More Americans paid ObamaCare’s individual mandate tax for 2014 than previously estimated, according to a new report from the Internal Revenue Service’s National Taxpayer Advocate. In January, the Treasury Department projected that up to 6 million households would be subject to the tax because they did not purchase a government-approved health insurance plan.
For 2014, the ObamaCare individual mandate tax — also known by its Orwellian name, the "Individual Shared Responsibility Payment" (ISRP) — was set at 1 percent of gross household income or $95, whichever amount was greater. The tax for not having coverage in 2015 is 2 percent of gross household income or a minimum of $325.
The report, released on Wednesday, found that 6.6 million Americans paid the tax for 2014. "[T]axpayers filed about 6.6 million returns reporting the ISRP," the IRS noted in a press release, "and the average amount reported was about $190," over $1.2 billion in total.
More than 300,000 Americans overpaid the ObamaCare tax to the tune of $35 million. "Most of those taxpayers did not owe the ISRP because they were eligible for an exemption due to their low incomes," the release states. "The report says the average ISRP overpayment was a little over $110 per return." The National Taxpayer Advocate recommended that the IRS issue refunds to these filers without requiring an amended tax return because "most would probably spend more than the roughly $110 average overpayment amount in preparer fees if amended returns are required."
In February, White House Press Secretary Josh Earnest scoffed at a reporter’s notion that "millions of Americans" would face a tax bill because of ObamaCare. "I don’t know what statistic you’re citing when it comes to millions," Earnest said. "I don’t think that that’s accurate, at all."
Well, as it turns out, it was accurate. More than 6 million Americans paid a tax that they would not have otherwise had to pay if it were not for ObamaCare’s individual mandate. The administration may claim that the tax is needed to offset the cost of uncompensated care, hence the Orwellian name of the tax. But, as Avik Roy explained, so-called "free-riders" account for under 2 percent of total national healthcare expenditures.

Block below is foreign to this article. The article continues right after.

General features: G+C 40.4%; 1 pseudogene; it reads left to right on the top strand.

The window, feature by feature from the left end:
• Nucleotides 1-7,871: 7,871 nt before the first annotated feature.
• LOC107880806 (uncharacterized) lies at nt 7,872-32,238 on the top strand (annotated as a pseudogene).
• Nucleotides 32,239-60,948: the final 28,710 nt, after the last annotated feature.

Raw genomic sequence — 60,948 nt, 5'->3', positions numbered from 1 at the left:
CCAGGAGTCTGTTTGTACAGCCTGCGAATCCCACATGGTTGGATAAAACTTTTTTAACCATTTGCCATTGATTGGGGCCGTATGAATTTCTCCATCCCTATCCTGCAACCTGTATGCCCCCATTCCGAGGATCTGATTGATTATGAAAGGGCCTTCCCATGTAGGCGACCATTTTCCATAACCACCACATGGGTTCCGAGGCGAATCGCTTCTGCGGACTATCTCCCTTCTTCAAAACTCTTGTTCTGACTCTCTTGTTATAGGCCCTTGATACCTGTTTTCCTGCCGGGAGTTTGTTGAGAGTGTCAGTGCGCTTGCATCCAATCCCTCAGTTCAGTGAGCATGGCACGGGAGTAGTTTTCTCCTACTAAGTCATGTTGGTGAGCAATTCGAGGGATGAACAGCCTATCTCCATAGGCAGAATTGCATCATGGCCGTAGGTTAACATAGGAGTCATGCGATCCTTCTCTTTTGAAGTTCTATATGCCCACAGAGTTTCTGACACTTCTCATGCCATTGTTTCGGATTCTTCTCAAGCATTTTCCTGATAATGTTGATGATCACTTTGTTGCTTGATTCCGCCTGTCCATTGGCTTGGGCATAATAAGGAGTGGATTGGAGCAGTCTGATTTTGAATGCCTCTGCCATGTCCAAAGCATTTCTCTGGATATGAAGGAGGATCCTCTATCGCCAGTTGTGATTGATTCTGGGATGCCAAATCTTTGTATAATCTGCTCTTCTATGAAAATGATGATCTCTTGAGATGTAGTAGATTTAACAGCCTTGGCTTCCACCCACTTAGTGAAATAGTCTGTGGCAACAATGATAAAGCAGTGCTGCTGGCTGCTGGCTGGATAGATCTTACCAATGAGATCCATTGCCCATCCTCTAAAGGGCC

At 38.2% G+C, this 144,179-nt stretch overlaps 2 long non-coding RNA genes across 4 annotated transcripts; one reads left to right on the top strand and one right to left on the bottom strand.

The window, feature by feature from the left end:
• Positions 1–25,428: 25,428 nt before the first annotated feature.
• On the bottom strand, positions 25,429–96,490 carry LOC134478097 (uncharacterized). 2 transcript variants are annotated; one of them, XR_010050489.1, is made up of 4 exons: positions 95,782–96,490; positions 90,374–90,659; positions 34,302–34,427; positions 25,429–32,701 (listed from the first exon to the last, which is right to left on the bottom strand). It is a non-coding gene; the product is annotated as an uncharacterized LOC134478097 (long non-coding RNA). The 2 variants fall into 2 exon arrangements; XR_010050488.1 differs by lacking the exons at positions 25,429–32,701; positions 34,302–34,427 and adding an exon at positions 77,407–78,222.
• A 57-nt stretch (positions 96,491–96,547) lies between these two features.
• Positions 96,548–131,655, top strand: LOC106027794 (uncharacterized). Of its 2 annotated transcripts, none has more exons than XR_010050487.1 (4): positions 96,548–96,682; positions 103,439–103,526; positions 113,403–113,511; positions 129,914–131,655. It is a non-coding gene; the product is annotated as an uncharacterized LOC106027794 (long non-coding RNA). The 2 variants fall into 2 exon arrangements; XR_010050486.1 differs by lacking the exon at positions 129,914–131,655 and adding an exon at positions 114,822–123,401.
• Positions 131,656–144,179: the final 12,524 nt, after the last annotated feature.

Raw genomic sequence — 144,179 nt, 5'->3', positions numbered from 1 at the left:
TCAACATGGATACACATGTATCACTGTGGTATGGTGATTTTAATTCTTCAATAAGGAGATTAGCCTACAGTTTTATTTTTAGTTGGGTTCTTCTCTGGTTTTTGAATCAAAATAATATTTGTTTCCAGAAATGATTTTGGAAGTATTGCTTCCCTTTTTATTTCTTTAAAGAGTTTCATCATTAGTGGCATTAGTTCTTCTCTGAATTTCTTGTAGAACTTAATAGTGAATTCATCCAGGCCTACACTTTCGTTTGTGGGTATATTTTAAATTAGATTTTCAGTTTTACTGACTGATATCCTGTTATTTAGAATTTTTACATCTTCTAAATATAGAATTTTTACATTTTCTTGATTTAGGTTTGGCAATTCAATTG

"Obamacare’s individual mandate doesn’t allow people to buy inexpensive insurance focused on emergency care: instead, it forces people to buy comprehensive insurance packages with a generous list of basic benefits, benefits far exceeding those required to address the issue of uncompensated emergency room care," Roy wrote. "You’re not going to the emergency room to get a mammogram. Hence, a significant portion of the individual mandate—the portion that requires people to buy insurance exceeding ER care—has nothing to do with the policy problem of uncompensated care."
Healthcare reform could have been done in a way that made access to health insurance coverage more affordable without $1 trillion in subsidy payments and a host of new taxes, including the individual mandate. Senate Majority Leader Mitch McConnell (R-Ky.) is considering reconciliation to repeal ObamaCare. While this is welcome news, congressional Republicans need an alternative, one based on patient-centered healthcare, to show Americans that affordable and quality coverage can be accomplished without a slew of new regulations, mandates, and taxes that leave families facing higher premiums and costly tax bills.